3. Use the Trim function in your class properties.  Ugh.  No.  This would involve using the old school method of adding backer fields to your DTO class properties and using the Trim function on every field. This is annoying in any situation, but to even propose this with ASP.NET Core and EF Core seems like sacrilege.  And if you have used scaffolding to build out your classes from an existing database, this is just crazy talk.  I'm not going to add hundreds of backer fields to hundreds of string properties and add hundreds of Trim calls.  Nope.

4. Use an extension method or a helper class.  This is what I ended up doing trying initially.  (see option 5 for a better solution)  This solution may seem somewhat obvious, but in the world of ASP.NET Core and EF Core, this feels like putting wagon wheels on a Tesla.  It's one step up from adding Trim in your classes, but looping through object properties and trimming every field is far from high tech.  Fortunately it was relatively painless, requires very minimal code changes, and is very easy to rip out if a better method comes along.

There are many ways to implement this, but I used the code from this post:

I created a new static class called TrimString, and I added the static method to the class.

    public static class TrimStrings
        public static TSelf TrimStringProperties<TSelf>(this TSelf input)
            var stringProperties = input.GetType().GetProperties()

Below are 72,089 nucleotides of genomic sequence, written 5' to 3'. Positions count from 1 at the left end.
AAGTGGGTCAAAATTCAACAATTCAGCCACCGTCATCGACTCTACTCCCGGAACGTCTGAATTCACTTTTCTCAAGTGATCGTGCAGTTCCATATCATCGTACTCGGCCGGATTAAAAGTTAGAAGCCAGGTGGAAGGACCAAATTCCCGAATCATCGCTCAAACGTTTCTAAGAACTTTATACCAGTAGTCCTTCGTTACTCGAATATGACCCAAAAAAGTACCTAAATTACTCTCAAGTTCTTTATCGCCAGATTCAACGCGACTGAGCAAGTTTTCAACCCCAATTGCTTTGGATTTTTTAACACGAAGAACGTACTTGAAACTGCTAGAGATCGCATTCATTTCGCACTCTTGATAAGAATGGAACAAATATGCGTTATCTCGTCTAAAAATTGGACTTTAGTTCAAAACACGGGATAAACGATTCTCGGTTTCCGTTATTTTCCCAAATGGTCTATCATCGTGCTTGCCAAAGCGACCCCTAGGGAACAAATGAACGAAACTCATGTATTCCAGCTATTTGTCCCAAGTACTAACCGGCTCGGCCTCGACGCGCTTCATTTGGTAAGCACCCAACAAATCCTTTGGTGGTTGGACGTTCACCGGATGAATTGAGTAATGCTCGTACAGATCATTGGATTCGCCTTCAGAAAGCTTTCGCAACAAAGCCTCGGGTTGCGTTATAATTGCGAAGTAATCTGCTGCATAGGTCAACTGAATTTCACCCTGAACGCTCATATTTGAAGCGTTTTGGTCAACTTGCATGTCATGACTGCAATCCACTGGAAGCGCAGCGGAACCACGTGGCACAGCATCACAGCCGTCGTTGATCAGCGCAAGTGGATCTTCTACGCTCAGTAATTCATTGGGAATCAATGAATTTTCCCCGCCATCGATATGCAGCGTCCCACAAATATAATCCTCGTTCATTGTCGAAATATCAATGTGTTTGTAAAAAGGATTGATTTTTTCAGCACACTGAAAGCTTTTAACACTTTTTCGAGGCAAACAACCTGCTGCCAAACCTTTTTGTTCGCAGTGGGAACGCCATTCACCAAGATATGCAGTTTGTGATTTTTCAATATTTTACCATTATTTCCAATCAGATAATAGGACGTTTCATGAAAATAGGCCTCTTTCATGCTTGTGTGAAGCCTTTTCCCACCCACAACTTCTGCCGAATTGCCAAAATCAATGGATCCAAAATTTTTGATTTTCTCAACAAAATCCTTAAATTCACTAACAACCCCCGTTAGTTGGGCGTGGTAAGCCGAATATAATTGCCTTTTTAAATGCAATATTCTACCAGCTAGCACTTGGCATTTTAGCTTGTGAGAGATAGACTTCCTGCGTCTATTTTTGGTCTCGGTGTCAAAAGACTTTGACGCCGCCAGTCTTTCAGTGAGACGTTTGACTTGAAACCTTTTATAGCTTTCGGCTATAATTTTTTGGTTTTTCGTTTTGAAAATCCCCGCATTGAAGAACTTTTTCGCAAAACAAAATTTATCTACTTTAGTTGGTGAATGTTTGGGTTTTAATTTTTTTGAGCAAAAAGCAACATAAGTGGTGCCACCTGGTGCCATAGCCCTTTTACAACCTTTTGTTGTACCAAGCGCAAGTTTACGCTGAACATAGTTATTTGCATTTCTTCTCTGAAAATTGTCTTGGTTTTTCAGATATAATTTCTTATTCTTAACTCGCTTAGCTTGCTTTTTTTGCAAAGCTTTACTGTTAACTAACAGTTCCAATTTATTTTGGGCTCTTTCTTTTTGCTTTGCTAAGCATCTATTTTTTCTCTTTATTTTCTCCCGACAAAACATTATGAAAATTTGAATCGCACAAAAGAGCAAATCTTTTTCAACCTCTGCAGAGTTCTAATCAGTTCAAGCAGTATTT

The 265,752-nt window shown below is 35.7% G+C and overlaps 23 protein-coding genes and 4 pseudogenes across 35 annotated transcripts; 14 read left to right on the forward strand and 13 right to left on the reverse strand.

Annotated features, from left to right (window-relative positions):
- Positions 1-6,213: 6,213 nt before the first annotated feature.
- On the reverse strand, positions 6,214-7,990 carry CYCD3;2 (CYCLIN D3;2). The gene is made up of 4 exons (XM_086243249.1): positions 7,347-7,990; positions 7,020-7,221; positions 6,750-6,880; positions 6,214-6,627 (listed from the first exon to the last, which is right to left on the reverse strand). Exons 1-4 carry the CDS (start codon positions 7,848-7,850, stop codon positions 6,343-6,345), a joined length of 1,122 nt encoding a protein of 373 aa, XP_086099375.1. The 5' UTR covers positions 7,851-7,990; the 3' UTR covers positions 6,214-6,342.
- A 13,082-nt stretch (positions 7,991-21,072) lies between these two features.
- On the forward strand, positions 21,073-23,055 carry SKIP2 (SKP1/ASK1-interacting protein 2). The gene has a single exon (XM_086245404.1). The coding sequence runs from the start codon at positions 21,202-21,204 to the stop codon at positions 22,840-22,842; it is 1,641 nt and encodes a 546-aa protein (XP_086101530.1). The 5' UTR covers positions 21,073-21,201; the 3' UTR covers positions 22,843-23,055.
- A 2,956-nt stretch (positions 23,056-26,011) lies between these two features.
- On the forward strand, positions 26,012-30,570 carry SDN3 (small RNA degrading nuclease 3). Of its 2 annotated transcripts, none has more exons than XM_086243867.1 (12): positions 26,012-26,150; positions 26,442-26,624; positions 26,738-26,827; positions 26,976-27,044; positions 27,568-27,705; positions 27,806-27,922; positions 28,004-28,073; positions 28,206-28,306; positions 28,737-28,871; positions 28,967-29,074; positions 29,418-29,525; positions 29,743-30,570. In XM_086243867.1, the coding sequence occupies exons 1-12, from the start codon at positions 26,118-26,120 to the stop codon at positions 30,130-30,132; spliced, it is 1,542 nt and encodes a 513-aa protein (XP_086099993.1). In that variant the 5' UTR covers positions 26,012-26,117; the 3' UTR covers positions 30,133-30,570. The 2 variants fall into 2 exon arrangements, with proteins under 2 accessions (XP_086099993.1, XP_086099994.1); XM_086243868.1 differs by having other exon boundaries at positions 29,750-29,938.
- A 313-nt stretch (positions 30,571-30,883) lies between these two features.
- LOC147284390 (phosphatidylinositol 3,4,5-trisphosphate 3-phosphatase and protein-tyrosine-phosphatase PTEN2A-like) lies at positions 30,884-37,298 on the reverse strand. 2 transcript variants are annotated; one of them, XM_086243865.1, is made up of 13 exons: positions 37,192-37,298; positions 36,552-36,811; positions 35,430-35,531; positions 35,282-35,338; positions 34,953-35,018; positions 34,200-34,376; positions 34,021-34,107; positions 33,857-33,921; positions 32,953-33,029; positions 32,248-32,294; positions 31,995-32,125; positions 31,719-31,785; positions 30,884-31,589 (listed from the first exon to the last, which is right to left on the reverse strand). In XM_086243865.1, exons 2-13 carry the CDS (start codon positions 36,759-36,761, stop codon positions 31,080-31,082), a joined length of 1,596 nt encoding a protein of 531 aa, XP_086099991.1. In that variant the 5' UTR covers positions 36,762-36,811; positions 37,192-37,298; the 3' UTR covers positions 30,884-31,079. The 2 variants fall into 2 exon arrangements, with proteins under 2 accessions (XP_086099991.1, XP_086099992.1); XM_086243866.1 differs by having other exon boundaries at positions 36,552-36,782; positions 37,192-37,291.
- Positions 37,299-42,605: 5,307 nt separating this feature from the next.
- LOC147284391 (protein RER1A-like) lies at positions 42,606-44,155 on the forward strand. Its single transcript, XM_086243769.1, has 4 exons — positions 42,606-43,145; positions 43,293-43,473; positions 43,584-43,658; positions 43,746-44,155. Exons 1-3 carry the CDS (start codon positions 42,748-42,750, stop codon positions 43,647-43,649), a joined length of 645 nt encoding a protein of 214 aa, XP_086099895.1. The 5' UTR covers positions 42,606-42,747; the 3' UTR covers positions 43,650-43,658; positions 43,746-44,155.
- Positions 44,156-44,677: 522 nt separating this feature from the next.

.Where(p => p.PropertyType == typeof(string));

            foreach (var stringProperty in stringProperties)
                string currentValue = (string)stringProperty.GetValue(input, null);
                if (currentValue != null)
                    stringProperty.SetValue(input, currentValue.Trim(), null);
            return input;

I then modified my controller to call TrimStringProperties before returning my DTO object.

    var item = _itemRepository.GetItem(Itemnmbr);

    if (item == null)
        return NotFound();
    var itemResult = Mapper.Map<ItemDto>(item);
    itemResult = TrimStrings.TrimStringProperties(itemResult);

    return Ok(itemResult);

And the new JSON output:

  "itemnmbr": "100XLG",
  "itemdesc": "Green Phone",
  "itmshnam": "Phone",
  "itemtype": 1,

  "itmgedsc": "Phone",

Fortunately this works, it's simple, and it's easy.  I guess that's all that I can ask for.

When using ASP.NET Core and EF Core, you end up using a lot of List<> objects, so I created an overload of TrimStringProperties that accepts a List.

    public static List<TSelf> TrimStringProperties<TSelf>(this List<TSelf> input)
        List<TSelf> result = new List<TSelf>();
        TSelf trimmed;

        foreach (var obj in input)
            trimmed = TrimStringProperties(obj);
        return result;


5.  Use AutoMapper!  Less than 24 hours after posting this article, kind reader Daniel Doyle recognized the problem I was trying to solve and keenly observed that I was using AutoMapper.  AutoMapper is a brilliant NuGet package that automates the mapping and transfer of data from one object to another similar object.  I have highlighted the call in green above.

Daniel posted a comment below and suggested using AutoMapper to trim the string values as it performed its mapping operation--something I would have never thought of, as this is the first time I've used it.  After some Googling, it looks like AutoMapper is commonly used for this type of data cleanup, and it seems like it is well suited to the task.  It's processing all of the object data as it maps from one class to another, so it seems like a great time to clean up the trailing spaces on the strings.